The organizations participating in the Collaborative Learning for Impact Philanthropy (CLIP) peer learning represent nearly ten percent of MacKenzie Scott’s grant recipients to date. They are relatively large and established organizations, and highly scrutinized, with strong leadership teams and results. Mackenzie noted “Because our research is data-driven and rigorous, our giving process can be human and soft.” This group of organizations bring unique perspectives that can inform the critical challenges of our time - economic inequality, racial inequity, climate change and the fight for democracy. They should also inform the long overdue transformation needed in the philanthropic sector.
The Scott grants allowed organizations to envision how, at their best, funders and nonprofits can collaborate on ambitious concepts to foster social change. One person phrased it this way: “It took a population of people who are conditioned to beg for money and having to justify every penny and it communicated that we trust you. It took the very untenable power dynamic that persisted and transformed it. It made us believe in the power of this way of doing philanthropy and disrupting the current system that had existed for so long.”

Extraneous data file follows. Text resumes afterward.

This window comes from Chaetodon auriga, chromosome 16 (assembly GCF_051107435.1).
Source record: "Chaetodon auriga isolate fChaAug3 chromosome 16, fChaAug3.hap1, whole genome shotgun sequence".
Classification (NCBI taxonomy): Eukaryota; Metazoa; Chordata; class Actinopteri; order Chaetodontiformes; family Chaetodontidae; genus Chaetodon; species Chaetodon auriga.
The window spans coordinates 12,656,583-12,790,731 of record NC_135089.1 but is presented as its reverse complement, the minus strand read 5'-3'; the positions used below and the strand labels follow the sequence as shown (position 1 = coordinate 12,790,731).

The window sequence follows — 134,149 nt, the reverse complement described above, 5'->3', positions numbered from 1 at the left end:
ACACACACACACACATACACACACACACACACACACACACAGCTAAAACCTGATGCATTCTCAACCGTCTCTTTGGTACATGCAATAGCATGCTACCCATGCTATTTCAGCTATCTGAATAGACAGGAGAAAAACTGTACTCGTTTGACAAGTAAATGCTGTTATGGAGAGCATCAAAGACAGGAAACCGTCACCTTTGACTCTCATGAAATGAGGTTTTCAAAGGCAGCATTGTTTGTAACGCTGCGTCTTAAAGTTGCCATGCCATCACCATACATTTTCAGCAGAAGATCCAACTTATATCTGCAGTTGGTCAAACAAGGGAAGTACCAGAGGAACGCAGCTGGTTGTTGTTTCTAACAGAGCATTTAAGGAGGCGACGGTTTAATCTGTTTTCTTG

Although the Scott grants were among the largest, they’d ever received, a single grant is not a sustainable game-changer on its own. Philanthropy is currently falling far short of its potential. The current moment is philanthropy’s most critical and pivotal opportunity to shake up the system. It’s time to transition power, fuel generosity, and view philanthropy through a new lens. Only then can nonprofits play the role that’s needed to transform society.
Panorama is not alone in highlighting perspectives on inequitable funding practices.